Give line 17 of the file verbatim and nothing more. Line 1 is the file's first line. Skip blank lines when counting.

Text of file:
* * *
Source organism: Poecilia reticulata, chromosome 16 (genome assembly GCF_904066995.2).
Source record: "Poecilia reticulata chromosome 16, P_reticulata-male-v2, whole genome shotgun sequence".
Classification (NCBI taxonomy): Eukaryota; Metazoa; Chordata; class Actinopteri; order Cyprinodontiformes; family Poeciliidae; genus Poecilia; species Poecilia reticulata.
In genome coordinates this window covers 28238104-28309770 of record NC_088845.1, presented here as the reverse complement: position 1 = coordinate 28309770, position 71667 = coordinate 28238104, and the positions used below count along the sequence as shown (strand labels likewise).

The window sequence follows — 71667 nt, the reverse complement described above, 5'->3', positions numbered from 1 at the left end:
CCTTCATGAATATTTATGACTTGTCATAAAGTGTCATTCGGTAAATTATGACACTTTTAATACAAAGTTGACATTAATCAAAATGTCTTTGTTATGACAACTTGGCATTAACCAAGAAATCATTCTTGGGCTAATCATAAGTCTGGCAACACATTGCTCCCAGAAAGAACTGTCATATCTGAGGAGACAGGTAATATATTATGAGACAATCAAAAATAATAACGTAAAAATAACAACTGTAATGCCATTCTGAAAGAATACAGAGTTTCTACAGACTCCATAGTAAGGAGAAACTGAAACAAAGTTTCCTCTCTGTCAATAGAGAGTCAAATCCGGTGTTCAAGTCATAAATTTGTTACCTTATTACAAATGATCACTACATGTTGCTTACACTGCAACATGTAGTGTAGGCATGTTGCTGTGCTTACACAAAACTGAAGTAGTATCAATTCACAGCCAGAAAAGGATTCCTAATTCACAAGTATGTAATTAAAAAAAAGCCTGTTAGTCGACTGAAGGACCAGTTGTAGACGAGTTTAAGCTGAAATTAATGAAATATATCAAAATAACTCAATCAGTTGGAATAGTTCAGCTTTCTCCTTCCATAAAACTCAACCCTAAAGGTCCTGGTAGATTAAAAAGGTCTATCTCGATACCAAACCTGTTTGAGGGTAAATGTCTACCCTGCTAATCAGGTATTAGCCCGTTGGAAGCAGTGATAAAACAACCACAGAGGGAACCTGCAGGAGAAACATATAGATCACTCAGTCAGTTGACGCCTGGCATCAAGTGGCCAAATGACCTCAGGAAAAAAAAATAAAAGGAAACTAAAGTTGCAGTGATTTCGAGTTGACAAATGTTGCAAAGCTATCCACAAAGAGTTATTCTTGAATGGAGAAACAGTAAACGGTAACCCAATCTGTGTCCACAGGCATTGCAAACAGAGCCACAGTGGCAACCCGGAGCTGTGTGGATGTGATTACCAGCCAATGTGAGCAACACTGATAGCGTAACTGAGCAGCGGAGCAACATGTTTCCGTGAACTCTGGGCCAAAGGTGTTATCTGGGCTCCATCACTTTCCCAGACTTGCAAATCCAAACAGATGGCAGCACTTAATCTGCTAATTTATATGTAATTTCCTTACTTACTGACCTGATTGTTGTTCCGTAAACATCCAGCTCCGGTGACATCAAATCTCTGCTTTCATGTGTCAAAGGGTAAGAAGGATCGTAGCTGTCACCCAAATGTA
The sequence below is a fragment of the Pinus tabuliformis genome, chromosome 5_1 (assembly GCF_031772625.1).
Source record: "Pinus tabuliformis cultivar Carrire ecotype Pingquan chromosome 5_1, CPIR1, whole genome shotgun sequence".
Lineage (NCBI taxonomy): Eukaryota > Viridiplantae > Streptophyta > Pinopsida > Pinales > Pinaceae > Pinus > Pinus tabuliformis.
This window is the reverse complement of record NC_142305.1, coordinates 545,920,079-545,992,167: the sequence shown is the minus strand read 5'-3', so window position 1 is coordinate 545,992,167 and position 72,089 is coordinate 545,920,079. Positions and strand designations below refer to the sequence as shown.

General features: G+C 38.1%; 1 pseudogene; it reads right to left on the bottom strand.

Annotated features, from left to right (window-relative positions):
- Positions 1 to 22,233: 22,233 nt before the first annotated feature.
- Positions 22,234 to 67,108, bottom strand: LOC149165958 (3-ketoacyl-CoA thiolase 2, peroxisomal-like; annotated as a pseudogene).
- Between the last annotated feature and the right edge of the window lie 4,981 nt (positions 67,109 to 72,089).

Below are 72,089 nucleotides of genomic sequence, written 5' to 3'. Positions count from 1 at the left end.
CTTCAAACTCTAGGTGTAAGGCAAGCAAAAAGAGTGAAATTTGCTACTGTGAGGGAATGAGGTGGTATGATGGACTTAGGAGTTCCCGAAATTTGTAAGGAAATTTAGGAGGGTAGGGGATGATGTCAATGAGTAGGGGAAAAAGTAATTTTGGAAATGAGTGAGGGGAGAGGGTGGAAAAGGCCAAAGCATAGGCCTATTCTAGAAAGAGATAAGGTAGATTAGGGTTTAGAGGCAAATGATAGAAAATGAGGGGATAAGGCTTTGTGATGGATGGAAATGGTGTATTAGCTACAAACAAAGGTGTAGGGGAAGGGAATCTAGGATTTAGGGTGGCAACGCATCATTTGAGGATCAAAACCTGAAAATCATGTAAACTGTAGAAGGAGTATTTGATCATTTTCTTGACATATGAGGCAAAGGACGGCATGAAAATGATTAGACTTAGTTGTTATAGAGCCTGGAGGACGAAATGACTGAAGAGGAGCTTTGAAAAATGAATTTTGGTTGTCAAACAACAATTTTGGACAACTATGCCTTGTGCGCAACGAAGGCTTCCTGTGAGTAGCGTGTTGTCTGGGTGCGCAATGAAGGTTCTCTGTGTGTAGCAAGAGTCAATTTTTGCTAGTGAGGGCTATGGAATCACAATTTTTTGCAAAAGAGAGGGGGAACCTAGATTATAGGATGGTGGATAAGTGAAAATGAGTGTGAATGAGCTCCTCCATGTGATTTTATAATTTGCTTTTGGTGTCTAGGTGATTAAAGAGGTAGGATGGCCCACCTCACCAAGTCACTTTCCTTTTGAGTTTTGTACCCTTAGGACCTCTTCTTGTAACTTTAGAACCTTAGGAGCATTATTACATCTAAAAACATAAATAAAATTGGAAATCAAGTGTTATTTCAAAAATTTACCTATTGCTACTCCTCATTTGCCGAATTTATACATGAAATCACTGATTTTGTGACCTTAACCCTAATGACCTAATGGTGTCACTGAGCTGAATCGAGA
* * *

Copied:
CTTCAAACTCTAGGTGTAAGGCAAGCAAAAAGAGTGAAATTTGCTACTGTGAGGGAATGAGGTGGTATGATGGACTTAGGAGTTCCCGAAATTTGTAAGGAAATTTAGGAGGGTAGGGGATGATGTCAATGAGTAGGGGAAAAAGTAATTTTGGAAATGAGTGAGGGGAGAGGGTGGAAAAGGCCAAAGCATAGGCCTATTCTAGAAAGAGATAAGGTAGATTAGGGTTTAGAGGCAAATGATAGAAAATGAGGGGATAAGGCTTTGTGATGGATGGAAATGGTGTATTAGCTACAAACAAAGGTGTAGGGGAAGGGAATCTAGGATTTAGGGTGGCAACGCATCATTTGAGGATCAAAACCTGAAAATCATGTAAACTGTAGAAGGAGTATTTGATCATTTTCTTGACATATGAGGCAAAGGACGGCATGAAAATGATTAGACTTAGTTGTTATAGAGCCTGGAGGACGAAATGACTGAAGAGGAGCTTTGAAAAATGAATTTTGGTTGTCAAACAACAATTTTGGACAACTATGCCTTGTGCGCAACGAAGGCTTCCTGTGAGTAGCGTGTTGTCTGGGTGCGCAATGAAGGTTCTCTGTGTGTAGCAAGAGTCAATTTTTGCTAGTGAGGGCTATGGAATCACAATTTTTTGCAAAAGAGAGGGGGAACCTAGATTATAGGATGGTGGATAAGTGAAAATGAGTGTGAATGAGCTCCTCCATGTGATTTTATAATTTGCTTTTGGTGTCTAGGTGATTAAAGAGGTAGGATGGCCCACCTCACCAAGTCACTTTCCTTTTGAGTTTTGTACCCTTAGGACCTCTTCTTGTAACTTTAGAACCTTAGGAGCATTATTACATCTAAAAACATAAATAAAATTGGAAATCAAGTGTTATTTCAAAAATTTACCTATTGCTACTCCTCATTTGCCGAATTTATACATGAAATCACTGATTTTGTGACCTTAACCCTAATGACCTAATGGTGTCACTGAGCTGAATCGAGA